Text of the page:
80s Music – Songs Of Disenchantment
My daughter is doing a school project dealing with music’s social impact. The students are being asked to pick a decade and research songs from that period, while looking at the social issues people faced at that time. She chose to look at the 80s and her preliminary inquiry brought up the cold war, nuclear […]
My daughter is doing a school project dealing with music’s social impact. The students are being asked to pick a decade and research songs from that period, while looking at the social issues people faced at that time.
She chose to look at the 80s and her preliminary inquiry brought up the cold war, nuclear disarmament, apartheid and economic recession as major themes. Certainly not a bad start for a middle school project!
Of course, I was fascinated by her choice, since the 80s were the decade of my youth, or at least my high school years. I recalled with some fondness a few of the songs she had already unearthed on YouTube, like Nena’s 99 Luftballons and The Scorpions’ Wind of Change (OK, that’s technically a 1990 song, I know).
And, it was a lot of fun to share some other big hits she had not yet discovered, like Sunday Bloody Sunday by U2, The Police’s Invisible Sun, Sting’s Russians and Free Nelson Mandela by The Special A.K.A.
Although many people seem to imagine (or recall) the 80s as a decade of candy pop and silly hair metal (there was plenty of both), it was also a decade of remarkably thoughtful and even confrontational pop music. The same decade that gave us Wake Me Up Before You Go Go by Wham was also responsible for Blackened by Metallica and Fight The Power by Public Enemy.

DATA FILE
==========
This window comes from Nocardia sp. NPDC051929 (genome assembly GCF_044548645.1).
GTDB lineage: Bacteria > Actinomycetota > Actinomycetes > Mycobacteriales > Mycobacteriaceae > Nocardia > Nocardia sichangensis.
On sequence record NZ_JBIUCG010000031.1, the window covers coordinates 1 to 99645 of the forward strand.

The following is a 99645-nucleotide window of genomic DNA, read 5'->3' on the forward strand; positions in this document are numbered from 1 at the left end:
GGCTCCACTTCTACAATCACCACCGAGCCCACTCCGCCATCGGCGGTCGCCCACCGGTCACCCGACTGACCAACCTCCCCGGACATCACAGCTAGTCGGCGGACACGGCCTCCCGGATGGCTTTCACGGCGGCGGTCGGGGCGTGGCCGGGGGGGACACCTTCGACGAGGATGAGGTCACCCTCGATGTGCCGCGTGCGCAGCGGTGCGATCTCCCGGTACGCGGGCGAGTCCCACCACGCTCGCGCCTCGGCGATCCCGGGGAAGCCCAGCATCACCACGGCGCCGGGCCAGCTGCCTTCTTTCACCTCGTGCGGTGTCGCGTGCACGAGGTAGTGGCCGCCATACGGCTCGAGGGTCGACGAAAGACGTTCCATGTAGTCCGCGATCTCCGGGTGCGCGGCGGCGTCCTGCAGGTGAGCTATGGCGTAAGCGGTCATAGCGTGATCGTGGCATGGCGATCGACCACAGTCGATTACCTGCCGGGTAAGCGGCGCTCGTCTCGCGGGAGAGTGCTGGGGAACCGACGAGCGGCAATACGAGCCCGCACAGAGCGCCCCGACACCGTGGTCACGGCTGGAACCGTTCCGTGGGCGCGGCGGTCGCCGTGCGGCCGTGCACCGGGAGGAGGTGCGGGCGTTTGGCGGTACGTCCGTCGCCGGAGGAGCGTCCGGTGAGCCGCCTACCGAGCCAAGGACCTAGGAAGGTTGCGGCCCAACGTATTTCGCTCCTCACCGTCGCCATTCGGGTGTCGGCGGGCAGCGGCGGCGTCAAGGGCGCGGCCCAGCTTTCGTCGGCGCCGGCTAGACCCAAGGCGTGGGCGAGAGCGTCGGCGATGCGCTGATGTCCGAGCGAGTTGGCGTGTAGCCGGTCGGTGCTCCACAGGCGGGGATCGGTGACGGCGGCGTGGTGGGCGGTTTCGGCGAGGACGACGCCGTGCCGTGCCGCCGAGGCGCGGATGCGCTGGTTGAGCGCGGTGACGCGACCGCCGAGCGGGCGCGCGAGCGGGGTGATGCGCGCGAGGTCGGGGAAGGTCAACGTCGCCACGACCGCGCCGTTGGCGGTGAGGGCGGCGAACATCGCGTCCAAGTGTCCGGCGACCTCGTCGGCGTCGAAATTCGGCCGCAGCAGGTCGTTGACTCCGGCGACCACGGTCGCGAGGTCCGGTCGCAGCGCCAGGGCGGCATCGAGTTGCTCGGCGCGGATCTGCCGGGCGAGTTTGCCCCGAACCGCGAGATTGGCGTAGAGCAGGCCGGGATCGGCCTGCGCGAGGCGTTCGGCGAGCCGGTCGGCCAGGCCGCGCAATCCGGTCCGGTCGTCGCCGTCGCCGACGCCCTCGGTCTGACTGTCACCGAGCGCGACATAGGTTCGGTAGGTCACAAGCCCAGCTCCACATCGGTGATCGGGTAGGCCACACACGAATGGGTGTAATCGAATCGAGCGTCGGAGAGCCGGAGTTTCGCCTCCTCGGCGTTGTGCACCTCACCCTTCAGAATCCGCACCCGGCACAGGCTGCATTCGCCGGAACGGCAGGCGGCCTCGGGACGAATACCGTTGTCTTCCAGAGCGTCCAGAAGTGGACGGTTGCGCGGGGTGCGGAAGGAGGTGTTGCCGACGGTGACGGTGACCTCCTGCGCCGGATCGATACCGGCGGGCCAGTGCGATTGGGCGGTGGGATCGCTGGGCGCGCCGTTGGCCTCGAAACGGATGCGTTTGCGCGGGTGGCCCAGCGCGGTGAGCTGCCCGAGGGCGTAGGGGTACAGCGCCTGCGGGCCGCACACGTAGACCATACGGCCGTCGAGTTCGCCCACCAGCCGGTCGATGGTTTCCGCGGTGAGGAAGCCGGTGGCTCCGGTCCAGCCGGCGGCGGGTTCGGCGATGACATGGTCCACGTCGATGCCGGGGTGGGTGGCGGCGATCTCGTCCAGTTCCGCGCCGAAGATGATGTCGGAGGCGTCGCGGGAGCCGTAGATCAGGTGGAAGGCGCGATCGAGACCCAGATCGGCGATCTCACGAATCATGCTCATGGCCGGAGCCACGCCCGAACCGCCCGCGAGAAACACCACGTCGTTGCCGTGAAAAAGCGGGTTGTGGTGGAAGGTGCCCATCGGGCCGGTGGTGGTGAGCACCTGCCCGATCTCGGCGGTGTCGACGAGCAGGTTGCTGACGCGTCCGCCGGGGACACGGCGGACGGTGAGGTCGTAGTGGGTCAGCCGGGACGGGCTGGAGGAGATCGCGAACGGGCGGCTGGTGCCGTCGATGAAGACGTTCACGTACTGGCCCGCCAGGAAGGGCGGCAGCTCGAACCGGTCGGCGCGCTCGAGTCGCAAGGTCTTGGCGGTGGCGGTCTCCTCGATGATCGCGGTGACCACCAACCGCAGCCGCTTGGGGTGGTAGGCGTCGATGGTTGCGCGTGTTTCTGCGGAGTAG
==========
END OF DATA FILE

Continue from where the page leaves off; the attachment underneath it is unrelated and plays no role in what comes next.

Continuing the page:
The music video for the latter, shot by director Spike Lee, fascinated my daughter. She was intrigued by the idea of a music video set during a protest and the whole aesthetic of the clip felt far removed from what she was accustomed to in a music video.
Her reaction to Frankie Goes To Hollywood’s Two Tribes, was even more marked. Granted, this is a pretty in your face piece of work, but still, the idea of political leaders being mocked in a music video was shocking to her. “Isn’t this disrespectful” she asked, to which I could only reply, “yes, that’s the point.” Although we had talked about high art challenging authority before, the idea that a popular chart topping song could do so in such a graphic way was clearly a surprise.
We also looked at some songs that were not obviously social, but whose lyrics reflected the difficulties of the period, what we might call working class ballads, like Bon Jovi’s Livin’ On A Prayer or Billy Joel’s Allentown. Although my daughter was not familiar with Bruce Springsteen’s classic anthem, Born In The USA, but she did recognise the defiant timbre of his voice from Springsteen’s recent Wrecking Ball album. After all, each work reflects a period of economic upheaval.
I’m not sure the 80s were a better decade for music than this one. There was plenty of bad music then and there’s lots of good music today. But, when writers get political these days, it does tend to be the politics of individual identity, of gender, or identity, more than something larger and more social. Although today’s music still tries to shock, it doesn’t seem to have the same appetite to challenge that it once did.
TheStyle Council Walls Come Tumbling Down by The Style Council
You don’t have to take this crap
You don’t have to sit back and relax
You can actually try changing it
I know we’ve always been taught to rely
Upon those in authority
But you never know until you try
How things just might be
If we came together so strongly
Are you gonna try to make this work
Or spend your days down in the dirt
You see things can change
YES an’ walls can come tumbling down!
Governments crack and systems fall
’cause Unity is powerful
Lights go out
Walls come tumbling down!